In January 2014, NASA released a report on 2013 global surface temperatures revealing that "the average temperature in 2013 was 58.3 degrees Fahrenheit (14.6 degrees Celsius), which is 1.1 °F (0.6 °C) warmer than the mid-20th century baseline" and tied with 2006 and 2009 for the seventh warmest year since 1880. Accompanying graphics and an animation of global temperatures from 1950 through the end of 2013 are also available along with a written summary of the results (pdf) by Dr. James Hansen. This summary also contains graphics and visualizations that can be useful in the classroom. Furthermore, you can generate a surface temperature anomaly or trend map using the following tool and the resulting map can be downloaded as a pdf - the map below is one I created showing December 2013 temperature anomalies relative to 1951-1980 base period. The visualization reveals that this month brought exceptionally cooler temperatures in North America and warmer than average temperatures to northeast Europe and Siberia.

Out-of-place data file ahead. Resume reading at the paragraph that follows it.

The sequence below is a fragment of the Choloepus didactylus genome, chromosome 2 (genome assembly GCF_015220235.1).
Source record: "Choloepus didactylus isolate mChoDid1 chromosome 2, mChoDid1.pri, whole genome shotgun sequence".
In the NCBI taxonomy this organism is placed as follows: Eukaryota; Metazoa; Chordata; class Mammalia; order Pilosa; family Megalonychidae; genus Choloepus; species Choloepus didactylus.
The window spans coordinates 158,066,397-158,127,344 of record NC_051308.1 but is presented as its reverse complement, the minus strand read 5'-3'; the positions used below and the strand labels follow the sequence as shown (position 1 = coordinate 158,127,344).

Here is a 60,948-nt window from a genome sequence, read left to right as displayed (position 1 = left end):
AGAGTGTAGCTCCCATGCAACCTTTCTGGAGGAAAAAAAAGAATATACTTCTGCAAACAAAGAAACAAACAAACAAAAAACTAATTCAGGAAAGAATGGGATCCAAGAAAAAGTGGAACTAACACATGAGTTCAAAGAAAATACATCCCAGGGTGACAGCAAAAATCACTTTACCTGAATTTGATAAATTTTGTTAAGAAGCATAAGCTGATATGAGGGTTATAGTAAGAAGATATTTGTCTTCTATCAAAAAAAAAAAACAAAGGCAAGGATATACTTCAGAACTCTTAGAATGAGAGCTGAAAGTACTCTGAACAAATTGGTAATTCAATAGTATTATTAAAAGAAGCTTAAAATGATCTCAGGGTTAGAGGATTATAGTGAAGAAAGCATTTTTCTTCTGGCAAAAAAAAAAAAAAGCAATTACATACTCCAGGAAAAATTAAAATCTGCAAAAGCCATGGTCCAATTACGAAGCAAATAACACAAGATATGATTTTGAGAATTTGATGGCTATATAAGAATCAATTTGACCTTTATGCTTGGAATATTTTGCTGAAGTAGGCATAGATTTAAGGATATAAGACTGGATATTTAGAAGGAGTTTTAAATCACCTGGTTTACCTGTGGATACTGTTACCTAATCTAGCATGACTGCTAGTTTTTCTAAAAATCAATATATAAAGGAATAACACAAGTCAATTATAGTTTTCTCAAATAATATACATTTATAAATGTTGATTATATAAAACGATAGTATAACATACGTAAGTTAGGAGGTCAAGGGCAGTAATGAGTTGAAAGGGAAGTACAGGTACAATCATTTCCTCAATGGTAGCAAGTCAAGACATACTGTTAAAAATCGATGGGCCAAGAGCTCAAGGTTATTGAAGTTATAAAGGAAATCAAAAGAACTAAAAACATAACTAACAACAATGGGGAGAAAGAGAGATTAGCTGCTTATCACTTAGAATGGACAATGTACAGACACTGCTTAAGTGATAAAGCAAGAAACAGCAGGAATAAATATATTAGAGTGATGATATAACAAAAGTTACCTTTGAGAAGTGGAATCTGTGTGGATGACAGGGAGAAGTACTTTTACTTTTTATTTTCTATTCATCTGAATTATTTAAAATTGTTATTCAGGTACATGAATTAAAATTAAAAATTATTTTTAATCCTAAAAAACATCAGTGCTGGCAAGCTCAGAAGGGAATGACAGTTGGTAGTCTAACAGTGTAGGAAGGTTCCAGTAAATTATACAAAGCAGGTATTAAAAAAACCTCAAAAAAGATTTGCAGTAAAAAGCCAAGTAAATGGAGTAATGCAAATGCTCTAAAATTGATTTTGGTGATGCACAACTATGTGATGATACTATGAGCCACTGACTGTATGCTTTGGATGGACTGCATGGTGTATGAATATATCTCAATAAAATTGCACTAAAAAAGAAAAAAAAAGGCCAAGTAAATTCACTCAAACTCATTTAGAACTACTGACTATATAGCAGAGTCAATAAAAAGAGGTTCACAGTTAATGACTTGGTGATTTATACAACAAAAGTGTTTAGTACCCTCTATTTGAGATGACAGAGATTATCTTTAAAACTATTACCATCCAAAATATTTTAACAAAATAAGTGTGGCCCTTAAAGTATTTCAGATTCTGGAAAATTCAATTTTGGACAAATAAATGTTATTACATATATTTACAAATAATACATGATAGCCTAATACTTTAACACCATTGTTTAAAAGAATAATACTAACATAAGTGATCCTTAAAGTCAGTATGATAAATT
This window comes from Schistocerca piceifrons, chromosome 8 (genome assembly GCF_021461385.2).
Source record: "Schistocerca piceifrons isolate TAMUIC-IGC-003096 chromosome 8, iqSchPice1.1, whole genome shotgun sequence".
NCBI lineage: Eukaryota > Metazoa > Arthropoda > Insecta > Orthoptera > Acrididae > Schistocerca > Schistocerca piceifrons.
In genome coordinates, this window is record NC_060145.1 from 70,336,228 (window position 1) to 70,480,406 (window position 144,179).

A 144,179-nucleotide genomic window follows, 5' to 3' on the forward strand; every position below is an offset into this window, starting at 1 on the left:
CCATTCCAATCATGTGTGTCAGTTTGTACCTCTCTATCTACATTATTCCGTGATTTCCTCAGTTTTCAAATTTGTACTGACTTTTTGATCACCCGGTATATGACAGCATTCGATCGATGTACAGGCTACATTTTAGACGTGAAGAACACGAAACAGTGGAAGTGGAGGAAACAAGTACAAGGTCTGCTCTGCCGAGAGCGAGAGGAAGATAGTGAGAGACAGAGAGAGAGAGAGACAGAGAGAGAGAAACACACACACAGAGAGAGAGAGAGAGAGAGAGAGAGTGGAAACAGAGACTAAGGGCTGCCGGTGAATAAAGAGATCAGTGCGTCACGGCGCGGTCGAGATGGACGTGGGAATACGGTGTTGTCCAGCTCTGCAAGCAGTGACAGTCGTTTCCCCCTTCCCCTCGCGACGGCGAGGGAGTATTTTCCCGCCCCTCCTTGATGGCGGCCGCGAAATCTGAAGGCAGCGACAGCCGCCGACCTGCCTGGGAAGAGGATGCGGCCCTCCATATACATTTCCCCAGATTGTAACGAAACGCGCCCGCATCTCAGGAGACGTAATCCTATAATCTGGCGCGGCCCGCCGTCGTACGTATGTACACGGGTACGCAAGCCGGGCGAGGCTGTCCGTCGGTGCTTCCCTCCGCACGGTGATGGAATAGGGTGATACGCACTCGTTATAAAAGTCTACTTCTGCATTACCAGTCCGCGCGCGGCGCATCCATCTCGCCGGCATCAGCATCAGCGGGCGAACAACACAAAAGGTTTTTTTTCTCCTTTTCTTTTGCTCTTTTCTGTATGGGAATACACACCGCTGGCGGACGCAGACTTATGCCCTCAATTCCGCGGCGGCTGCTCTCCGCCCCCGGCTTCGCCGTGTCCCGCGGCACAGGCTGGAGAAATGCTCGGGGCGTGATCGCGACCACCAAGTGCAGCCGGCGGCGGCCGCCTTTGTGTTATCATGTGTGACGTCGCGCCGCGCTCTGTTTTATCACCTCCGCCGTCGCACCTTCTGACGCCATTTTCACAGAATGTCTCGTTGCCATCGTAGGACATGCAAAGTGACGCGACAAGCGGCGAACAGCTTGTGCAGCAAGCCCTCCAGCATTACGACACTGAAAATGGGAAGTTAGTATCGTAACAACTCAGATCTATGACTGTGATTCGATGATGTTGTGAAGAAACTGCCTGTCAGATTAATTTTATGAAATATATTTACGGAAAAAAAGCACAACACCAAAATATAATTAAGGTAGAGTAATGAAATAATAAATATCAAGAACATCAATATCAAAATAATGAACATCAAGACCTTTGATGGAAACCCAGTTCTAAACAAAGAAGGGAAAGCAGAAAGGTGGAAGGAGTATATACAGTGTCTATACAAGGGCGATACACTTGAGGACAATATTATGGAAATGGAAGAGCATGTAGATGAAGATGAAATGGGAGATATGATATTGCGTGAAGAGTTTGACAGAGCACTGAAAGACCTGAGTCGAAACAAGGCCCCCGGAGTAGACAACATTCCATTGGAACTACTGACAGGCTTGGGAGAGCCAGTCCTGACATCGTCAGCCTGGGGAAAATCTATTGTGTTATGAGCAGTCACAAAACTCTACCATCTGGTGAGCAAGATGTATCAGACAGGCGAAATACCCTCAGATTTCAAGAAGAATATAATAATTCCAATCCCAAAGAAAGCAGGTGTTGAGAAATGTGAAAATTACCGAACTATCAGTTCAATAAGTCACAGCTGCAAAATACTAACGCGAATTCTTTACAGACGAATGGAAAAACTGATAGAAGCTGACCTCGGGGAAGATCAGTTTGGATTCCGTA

Another tool that might be useful when discussing temperature trends up through 2012 is a new Google Earth/Google Maps tool that shows how land surface temperature has changed since as far back as 1850 for some regions. The University of East Anglia's Climatic Research Unit divided Earth's land surfaces into equally sized grid cells and calculated the average annual temperature for each cell using temperature data acquired from monitoring equipment. You'll notice that the cells appear either red or green but these colors are not indicative of a particular trend. In order to view the annual (and seasonal) surface temperature trend (an corresponding data) for a particular cell, simply click on that cell and a graphic will appear that shows the temperature anomaly from the 1961-1990 mean. Below is the graphic for the cell that includes the area of North Carolina in which I live. To learn more about this tool click here. You could use this tool with students to examine seasonal trends for a region, to examine different
regions of the globe and to emphasize that there are places on the globe where there is not adequate data for trend analysis due to short temperature records and/or lack of monitoring stations.